Having 230,000 electric cars on Australian roads by 2025 in order to hit a target of 1 million electric cars by 2030 is what the government needs to manage in a bid to reach the 2015 Paris Agreement to cut carbon emissions by whopping 26%-28%. Given that, at the last count, Australia has a population of over 24 million you might think that this will be a fairly easy goal to hit. It may seem that way until you realise that currently there are only around 4000 electric cars on the roads today.
So why is Australia lagging so far behind other countries in changing to whisper quiet, electric cars? Norway is the current world leader in replacing the combustion engine with the battery powered one with 29% of new cars purchase last year being electric ones. Want to know what that same percentage was in Australia? O.1%. We couldn’t even get into a single figure percentage! Making thing look even more dim is that 0.1% was a decrease of 23% from the year before, if we are not careful next years number will struggle to hit a one figure decimal place!
A major factor in the slow uptake is cost. The cost of these environmentally friendly vehicles is till high. Take for example the Mitsubishi Outlander, it is a hybrid vehicle that comes with a price tag of $55,490, yet its completely petrol powered equivalent is only $41,000. A difference of about 10,424 litres of gasoline before you start seeing any savings.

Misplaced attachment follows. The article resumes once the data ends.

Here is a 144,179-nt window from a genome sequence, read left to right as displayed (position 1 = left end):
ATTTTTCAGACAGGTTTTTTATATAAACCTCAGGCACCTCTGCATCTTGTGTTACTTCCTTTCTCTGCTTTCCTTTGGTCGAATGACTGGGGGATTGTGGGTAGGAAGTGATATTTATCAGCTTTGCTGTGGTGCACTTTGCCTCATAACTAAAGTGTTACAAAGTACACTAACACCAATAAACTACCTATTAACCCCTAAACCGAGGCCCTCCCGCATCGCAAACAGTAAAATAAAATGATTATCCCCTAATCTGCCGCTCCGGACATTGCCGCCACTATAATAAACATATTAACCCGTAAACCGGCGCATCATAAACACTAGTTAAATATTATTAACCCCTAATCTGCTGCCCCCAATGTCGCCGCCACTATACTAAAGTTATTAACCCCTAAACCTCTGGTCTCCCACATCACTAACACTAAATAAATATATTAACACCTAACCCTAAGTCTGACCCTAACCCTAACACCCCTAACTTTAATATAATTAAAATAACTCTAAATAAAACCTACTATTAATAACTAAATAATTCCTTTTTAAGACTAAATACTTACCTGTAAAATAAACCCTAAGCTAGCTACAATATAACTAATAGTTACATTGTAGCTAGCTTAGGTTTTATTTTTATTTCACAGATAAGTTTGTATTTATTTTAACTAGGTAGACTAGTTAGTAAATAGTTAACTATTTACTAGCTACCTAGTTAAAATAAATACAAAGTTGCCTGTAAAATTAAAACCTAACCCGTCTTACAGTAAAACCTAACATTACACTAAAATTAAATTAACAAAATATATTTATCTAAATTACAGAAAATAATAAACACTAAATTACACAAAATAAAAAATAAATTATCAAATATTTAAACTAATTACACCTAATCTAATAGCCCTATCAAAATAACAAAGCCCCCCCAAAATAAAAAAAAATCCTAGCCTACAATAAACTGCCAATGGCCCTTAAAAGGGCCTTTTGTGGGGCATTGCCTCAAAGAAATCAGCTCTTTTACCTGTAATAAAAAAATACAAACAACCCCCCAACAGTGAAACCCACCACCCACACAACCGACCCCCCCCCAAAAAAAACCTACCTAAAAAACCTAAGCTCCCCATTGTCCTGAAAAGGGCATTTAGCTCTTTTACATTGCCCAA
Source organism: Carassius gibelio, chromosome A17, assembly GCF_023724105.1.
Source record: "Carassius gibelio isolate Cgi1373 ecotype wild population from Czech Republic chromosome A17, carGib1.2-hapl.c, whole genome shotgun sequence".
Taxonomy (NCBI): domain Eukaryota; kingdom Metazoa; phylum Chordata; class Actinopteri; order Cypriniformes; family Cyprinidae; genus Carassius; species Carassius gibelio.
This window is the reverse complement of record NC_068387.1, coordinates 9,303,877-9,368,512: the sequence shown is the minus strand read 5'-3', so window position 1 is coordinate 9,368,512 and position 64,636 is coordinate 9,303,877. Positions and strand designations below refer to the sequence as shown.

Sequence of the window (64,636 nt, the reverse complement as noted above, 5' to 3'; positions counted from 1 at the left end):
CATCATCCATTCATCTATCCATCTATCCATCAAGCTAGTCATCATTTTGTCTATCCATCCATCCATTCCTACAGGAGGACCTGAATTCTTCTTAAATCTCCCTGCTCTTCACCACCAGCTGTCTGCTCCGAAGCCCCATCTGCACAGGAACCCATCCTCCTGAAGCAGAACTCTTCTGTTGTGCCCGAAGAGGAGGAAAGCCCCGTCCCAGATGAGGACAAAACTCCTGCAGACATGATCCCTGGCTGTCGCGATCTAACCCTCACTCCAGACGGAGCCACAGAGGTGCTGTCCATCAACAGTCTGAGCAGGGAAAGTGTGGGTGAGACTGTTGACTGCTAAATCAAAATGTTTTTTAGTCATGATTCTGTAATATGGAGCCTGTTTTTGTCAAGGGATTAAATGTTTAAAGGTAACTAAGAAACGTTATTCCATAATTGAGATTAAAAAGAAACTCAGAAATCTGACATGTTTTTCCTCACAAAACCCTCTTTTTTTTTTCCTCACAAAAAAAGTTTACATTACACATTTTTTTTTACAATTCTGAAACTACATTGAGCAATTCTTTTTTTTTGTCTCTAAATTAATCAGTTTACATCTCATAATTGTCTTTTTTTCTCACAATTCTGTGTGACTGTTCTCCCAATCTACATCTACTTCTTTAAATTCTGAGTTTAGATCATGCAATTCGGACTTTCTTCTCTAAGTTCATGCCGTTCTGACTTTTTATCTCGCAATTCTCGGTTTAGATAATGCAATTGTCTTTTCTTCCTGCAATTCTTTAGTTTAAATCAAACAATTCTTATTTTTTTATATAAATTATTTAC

The Government in Norway encourage drivers to pay extra for electric models by offsetting other costs such as a much lower stamp duty for electric vehicles than combustion engines and exemption from VAT. That is not all, there are also other perks such as free ferry travel, exemption from road tolls, free parking, use of free recharge stations and even access to bus lanes to speed their journey is it easy to see why Norwegians are embracing electric.
There are rumours of lower stamp duty and registration fees afoot in our own dear country and even the possibility of infrastructure such as charging stations being supported by the government, much more will need to be done to make up the huge price difference between electric and engine.
If that price gaps is something that you are willing to take on then cast your eye over this list of up and coming electric vehicles that are coming to our fair shores; some sooner rather than later, but one thing is for sure, we cant wait to see them in the flesh!
Hyundai Ioniq Electric: Late 2018
Need to take a ride in one of these… #Hyundaiioniq #hyundaiioniqelectric #hyundaiioniq #Hyundai #ioniq #Hybrid #Electric #HyundaiCar #car #auto #HyundaiIoniq #instacar #cargram #carsofinstagram #IONIQ #HyundaiFrance #HyundaiIONIQ #motors #carstagram #design #cardesign #drive #driving #wheels #rear #efficiency #advanced #drivingpleasure #city #GenesisCoupe
Jaguar I-Pace: Order books are open
Nissan Leaf: 2018/19 launch expected
Hyundai Kona Electric: 2018/2019 launch expected
Check out the first ever KONA electric with a 400+ km range at the @festivaljazzmtl. It is also @jessie.nadeau’s favourite vehicle. You can now pre-order yours online today! https://www.hyundaicanada.com/en/coming-soon/2019-kona-electric/pre-order-form #FIJM #festivaljazzmontreal #montreal #quebec #electricvehicle #KONAelectric #KONAelectrique #Hyundai #hyundaicanada #hyundaikonaelectric #carsofinstagram #cuv #suv #electriccars #jazzfest
Tesla Model 3